“I can’t relate to lazy people. We don’t speak the same language.” — Kobe Bryant

Case study

It a weird problem in some days when you do some change to maven config pom.xml ? You upgrade your version from 2.3.4-RELEASE to the version of 2.7.2, when you rang your application, it looks weird, seems change not work, but you double-checked pom.xml file source, the changed do saved. So here is tips to fix this propblem.

You changed the version of spring boot in pom.xml, but it not work



Actually you can run your application, then copy the log particularly the java run class path, search spring version. you’ll find it still loading the old version as below screenshot . img_3.png


You should delete the .m2 folder in your home directory, then run your application again, it will download the new version of spring boot, then it will work. Alternatively, you can click to reload the maven project in your IDE, it will do the same thing. img_2.png


After this, rerun your application and check the run classpath, you should find it loading the new version of spring boot as below screenshot. img_1.png

Here are more detailed explanation of this topic.


Maven, a popular build automation tool used primarily for Java projects, relies heavily on its project object model (pom.xml) file. This XML file contains crucial configurations and dependencies required for building and managing a project. However, there are instances where changes made to the pom.xml file don’t seem to take effect. In this blog, we’ll explore common reasons behind this issue and provide troubleshooting steps to help you resolve it.

Verify Correct pom.xml:

Before delving into troubleshooting, ensure that you are modifying the correct pom.xml file. In multi-module projects, it’s easy to overlook changes made in a parent pom.xml file while working with a specific module. Double-check the path and location of the pom.xml file you are editing.

Validate XML Structure:

A small typo or improper XML structure can lead to unexpected behavior. Validate the structure of your pom.xml file using an XML validator or an integrated development environment (IDE) that supports XML validation. Look out for missing tags, improperly nested elements, or any other syntax errors.

Clean and Rebuild:

Sometimes, changes made in the pom.xml file require a clean build to take effect. Run the following commands to clean your project and rebuild it:

mvn clean
mvn install

The ‘clean’ command removes any previously built files, while ‘install’ compiles and installs the project dependencies. This ensures that all changes in the pom.xml file are applied correctly.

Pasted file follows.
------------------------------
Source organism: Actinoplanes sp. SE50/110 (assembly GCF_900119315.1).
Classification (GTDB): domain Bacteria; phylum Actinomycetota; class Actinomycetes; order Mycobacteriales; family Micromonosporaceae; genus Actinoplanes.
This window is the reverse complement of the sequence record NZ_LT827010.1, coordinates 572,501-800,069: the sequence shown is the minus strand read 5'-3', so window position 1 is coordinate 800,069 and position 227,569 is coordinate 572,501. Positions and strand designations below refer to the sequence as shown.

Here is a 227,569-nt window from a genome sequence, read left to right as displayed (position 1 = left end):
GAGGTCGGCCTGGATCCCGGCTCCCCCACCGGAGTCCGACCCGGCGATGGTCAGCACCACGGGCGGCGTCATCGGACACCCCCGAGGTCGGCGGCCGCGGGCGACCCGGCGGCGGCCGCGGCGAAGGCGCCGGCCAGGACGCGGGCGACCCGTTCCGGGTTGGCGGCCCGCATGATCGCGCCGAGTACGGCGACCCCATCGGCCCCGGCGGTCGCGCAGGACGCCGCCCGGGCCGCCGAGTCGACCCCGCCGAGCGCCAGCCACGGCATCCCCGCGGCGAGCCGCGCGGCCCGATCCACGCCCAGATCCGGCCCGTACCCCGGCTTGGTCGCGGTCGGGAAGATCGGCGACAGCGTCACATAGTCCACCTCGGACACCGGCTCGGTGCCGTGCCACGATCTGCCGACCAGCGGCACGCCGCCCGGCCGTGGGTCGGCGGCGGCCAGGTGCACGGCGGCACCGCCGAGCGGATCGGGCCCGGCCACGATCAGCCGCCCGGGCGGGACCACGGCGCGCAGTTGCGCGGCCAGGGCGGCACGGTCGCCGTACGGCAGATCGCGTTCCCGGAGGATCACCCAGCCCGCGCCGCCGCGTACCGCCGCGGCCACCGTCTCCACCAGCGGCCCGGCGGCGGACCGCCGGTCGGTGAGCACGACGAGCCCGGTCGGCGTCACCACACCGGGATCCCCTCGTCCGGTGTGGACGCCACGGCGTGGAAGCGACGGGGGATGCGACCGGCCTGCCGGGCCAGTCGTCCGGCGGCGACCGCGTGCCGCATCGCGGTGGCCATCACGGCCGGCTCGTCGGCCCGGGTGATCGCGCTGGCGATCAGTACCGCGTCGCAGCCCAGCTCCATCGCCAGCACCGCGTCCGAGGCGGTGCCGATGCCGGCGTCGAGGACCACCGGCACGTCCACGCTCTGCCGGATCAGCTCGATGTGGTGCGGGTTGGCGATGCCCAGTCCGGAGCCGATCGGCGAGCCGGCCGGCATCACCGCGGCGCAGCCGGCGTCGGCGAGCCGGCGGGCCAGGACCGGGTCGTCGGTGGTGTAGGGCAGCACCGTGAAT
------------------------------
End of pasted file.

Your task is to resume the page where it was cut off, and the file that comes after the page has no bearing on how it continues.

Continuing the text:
Check Effective POM:

Maven has a feature called the “effective pom” that provides a consolidated view of the pom.xml file after merging it with all inherited configurations. Run the following command to view the effective pom.xml:

mvn help:effective-pom

This command generates the effective pom.xml, which includes all the inherited properties, dependencies, and plugin configurations. Verify if your changes are reflected correctly in this effective pom.xml. If not, review your project’s inheritance structure and ensure that your modifications are made in the correct location.

Dependency Conflicts:

Dependency conflicts can cause unexpected behavior in Maven builds. When multiple dependencies define conflicting versions of the same library, Maven uses a resolution mechanism to determine the final version to include. Make sure there are no conflicting dependencies in your pom.xml file. You can use the following Maven commands to analyze and resolve dependency conflicts:

mvn dependency:tree
mvn dependency:resolve

The ‘dependency:tree’ command displays the dependency tree of your project, showing all the dependencies and their versions. Check if any conflicting versions are listed and resolve them by explicitly specifying the desired version or using Maven’s dependency exclusion feature.

Plugin Configuration Issues:

Plugins in Maven can be configured in the pom.xml file to perform various tasks during the build process. If your changes involve plugin configurations, ensure that you are modifying the correct plugin section in the pom.xml file. Review the documentation of the specific plugin you are configuring to confirm the correct syntax and configuration options.

External Factors:

Sometimes, changes made in the pom.xml file might not take effect due to external factors like caching or IDE settings. To rule out these possibilities, try the following:

Delete the local Maven repository cache located in the “.m2” directory. This forces Maven to re-download the dependencies and use the updated versions specified in the pom.xml file. Restart your IDE or build tool to ensure that any cached configurations are cleared.


Troubleshooting issues where changes in the Maven pom.xml file are not taking effect can be challenging. By following the steps outlined in this blog, you should be able to identify and resolve common causes of this problem. Remember to validate the XML structure, clean and